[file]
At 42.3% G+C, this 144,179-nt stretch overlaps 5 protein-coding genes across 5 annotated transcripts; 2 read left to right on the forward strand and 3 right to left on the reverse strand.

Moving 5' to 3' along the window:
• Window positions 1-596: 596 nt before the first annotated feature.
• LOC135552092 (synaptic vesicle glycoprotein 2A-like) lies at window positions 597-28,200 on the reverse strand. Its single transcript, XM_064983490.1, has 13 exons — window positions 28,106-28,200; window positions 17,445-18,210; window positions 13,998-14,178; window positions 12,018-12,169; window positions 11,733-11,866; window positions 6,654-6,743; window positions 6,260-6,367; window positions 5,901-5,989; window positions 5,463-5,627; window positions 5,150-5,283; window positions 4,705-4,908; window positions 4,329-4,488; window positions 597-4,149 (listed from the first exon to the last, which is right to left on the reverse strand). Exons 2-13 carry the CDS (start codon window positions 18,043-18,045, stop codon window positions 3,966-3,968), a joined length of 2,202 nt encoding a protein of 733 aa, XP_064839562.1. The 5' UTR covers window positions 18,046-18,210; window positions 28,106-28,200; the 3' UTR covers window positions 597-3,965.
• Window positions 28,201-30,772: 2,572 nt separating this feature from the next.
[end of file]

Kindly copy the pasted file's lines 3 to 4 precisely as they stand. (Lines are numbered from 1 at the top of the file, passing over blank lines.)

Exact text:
• Window positions 1-596: 596 nt before the first annotated feature.
• LOC135552092 (synaptic vesicle glycoprotein 2A-like) lies at window positions 597-28,200 on the reverse strand. Its single transcript, XM_064983490.1, has 13 exons — window positions 28,106-28,200; window positions 17,445-18,210; window positions 13,998-14,178; window positions 12,018-12,169; window positions 11,733-11,866; window positions 6,654-6,743; window positions 6,260-6,367; window positions 5,901-5,989; window positions 5,463-5,627; window positions 5,150-5,283; window positions 4,705-4,908; window positions 4,329-4,488; window positions 597-4,149 (listed from the first exon to the last, which is right to left on the reverse strand). Exons 2-13 carry the CDS (start codon window positions 18,043-18,045, stop codon window positions 3,966-3,968), a joined length of 2,202 nt encoding a protein of 733 aa, XP_064839562.1. The 5' UTR covers window positions 18,046-18,210; window positions 28,106-28,200; the 3' UTR covers window positions 597-3,965.